WIT
Jo-ann is still completing her driver training but wants to start her own truck driving school.

Five Good Things: TEL donates to prison ministry, PepsiCo supports Chicago youth

Feb. 23, 2024
Women In Trucking helps an aspiring driver in Namibia, Bridgestone and Firestone recommit to FFA support, TEL donates to local prison ministry, PepsiCo continues program to support Chicago youth, and TCA names a new Highway Angel.

The trucking industry this week is all about supporting people and organizations. Read more about this support in this week’s Five Good Things.

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Women In Trucking helps Namibian woman through scholarship

Jo-ann Van Wyk lives in Namibia in a village called Witvlei, a town where trucks stop before crossing the border into Gobabis. She dreamed of driving one of the trucks and earning a living to support her son. “I was looking for a job I will enjoy, and trucking was always on my mind,” she said.  

After learning about the Women In Trucking Association, she received a scholarship from the Women In Trucking Foundation to attend truck driving school. She is the only woman in the class, and though her trainer is supportive, most of the men in the class resent her and tell her to stay home.

Jo-ann is planning to start her own truck driving school. Since there are no standards for training, she would like to create a curriculum and introduce certified training as a standard. She also plans to develop a CDL manual, which is unavailable in Namibia. 

Her goal is to empower women and help them become independent so they aren’t subject to culturally acceptable treatment by men. Jo-Ann’s goal “will ensure that I get as many women (as possible) out of poverty (and) gender-based violence, especially those who want to go into trucking and don’t know where to start."

With the help of the Women In Trucking Association, Jo-ann is now self-sufficient and free from gender-based violence. She is thrilled to share that she now has “a bank account and a salary.” She added, “I can bring food to the table.”

Firestone Ag offers students a wide range of social and experiential activities

Bridgestone Americas and Firestone Ag recently celebrated 80 years of its relationship with the National FFA Organization. To honor this milestone, the company announced new FFA sponsorship commitments and a social campaign to champion student accomplishments and perspectives. This includes support for the organization’s equity, diversity, and inclusion programs, backing for its New Century Farmer Conference to advance students’ leadership, personal, and career skills.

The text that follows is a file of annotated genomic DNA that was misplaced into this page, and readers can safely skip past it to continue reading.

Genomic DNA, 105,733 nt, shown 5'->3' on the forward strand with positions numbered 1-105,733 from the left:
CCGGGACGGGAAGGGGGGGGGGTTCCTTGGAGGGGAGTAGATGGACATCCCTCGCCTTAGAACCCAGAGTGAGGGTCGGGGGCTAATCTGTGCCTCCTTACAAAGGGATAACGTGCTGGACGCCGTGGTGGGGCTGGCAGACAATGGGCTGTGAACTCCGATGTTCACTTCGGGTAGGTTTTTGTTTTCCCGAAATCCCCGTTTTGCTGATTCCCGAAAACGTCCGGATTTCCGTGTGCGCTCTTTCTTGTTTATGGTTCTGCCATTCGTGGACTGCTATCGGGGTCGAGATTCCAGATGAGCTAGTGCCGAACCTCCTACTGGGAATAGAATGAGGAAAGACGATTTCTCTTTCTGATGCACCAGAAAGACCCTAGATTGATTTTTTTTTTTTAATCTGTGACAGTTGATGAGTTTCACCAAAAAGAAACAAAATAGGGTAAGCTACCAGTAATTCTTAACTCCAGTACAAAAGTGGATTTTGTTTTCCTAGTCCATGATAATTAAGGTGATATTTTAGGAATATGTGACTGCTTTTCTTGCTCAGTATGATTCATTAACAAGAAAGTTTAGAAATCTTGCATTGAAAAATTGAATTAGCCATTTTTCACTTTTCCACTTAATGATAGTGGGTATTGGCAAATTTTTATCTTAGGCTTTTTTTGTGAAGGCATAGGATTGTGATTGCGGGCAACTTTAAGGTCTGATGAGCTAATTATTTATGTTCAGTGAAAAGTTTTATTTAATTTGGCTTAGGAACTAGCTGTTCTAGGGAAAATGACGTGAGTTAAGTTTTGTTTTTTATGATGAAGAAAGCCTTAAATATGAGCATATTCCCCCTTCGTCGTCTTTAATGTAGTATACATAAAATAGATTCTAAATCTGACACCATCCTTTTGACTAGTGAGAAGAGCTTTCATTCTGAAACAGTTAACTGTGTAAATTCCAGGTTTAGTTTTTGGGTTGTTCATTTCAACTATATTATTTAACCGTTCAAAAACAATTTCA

“Building on our long, rich history of partnership with FFA, Firestone Ag is also always looking to the future,” said Tony Orlando, president of Bridgestone Integrated Agricultural Tire Business, U.S. & Canada, Latin America, Europe, Middle East, India, Africa. “This includes engaging young agricultural leaders with meaningful career advancement and empowerment opportunities.”

By funding FFA’s New Century Farmer Conference, the farm tire manufacturer will further advance its commitment to engaging the next generation of farmers by connecting students with agriculture, communications, and business industry leaders. The five-day conference will take place in July to give students a jump-start on their future careers.

“Our 80-year relationship with Firestone Ag demonstrates the longevity and passion that exist in the National FFA Foundation’s corporate partnerships,” Molly Ball, president of the National FFA Foundation and chief marketing officer of the National FFA Organization, said. “Agricultural education is at the forefront of our partnership, and FFA has gotten where we are because of steadfast partners like Firestone.”

See also: Bridgestone achieves milestone annual total of tire pressure readings with tire monitoring solution in 2023

TEL donates $6,000 to Prison Prevention Ministries

Transport Enterprise Leasing recently donated $6,000 in support of Prison Prevention Ministries programs that are helping turn around the lives of inmates and youth, said Jeff Berger, chief information officer of TEL. The company gave an initial $3,000 contribution, followed by another $3,000 gift.

Many inmates in American prisons and jails become repeat offenders. In Tennessee, an estimated 29.6% of individuals released from a state prison in 2019 were re-arrested, re-convicted, or returned to prison within three years, according to the Tennessee Department of Correction. Based on department reports, recidivism rates appear to be even higher for jail inmates.